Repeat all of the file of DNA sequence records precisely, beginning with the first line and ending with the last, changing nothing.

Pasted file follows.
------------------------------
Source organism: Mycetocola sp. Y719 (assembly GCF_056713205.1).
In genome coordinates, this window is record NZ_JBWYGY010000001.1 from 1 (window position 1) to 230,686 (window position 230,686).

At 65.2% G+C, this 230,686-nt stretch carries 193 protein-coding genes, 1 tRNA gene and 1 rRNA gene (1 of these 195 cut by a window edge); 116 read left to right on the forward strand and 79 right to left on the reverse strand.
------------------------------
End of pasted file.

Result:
Source organism: Mycetocola sp. Y719 (assembly GCF_056713205.1).
In genome coordinates, this window is record NZ_JBWYGY010000001.1 from 1 (window position 1) to 230,686 (window position 230,686).

At 65.2% G+C, this 230,686-nt stretch carries 193 protein-coding genes, 1 tRNA gene and 1 rRNA gene (1 of these 195 cut by a window edge); 116 read left to right on the forward strand and 79 right to left on the reverse strand.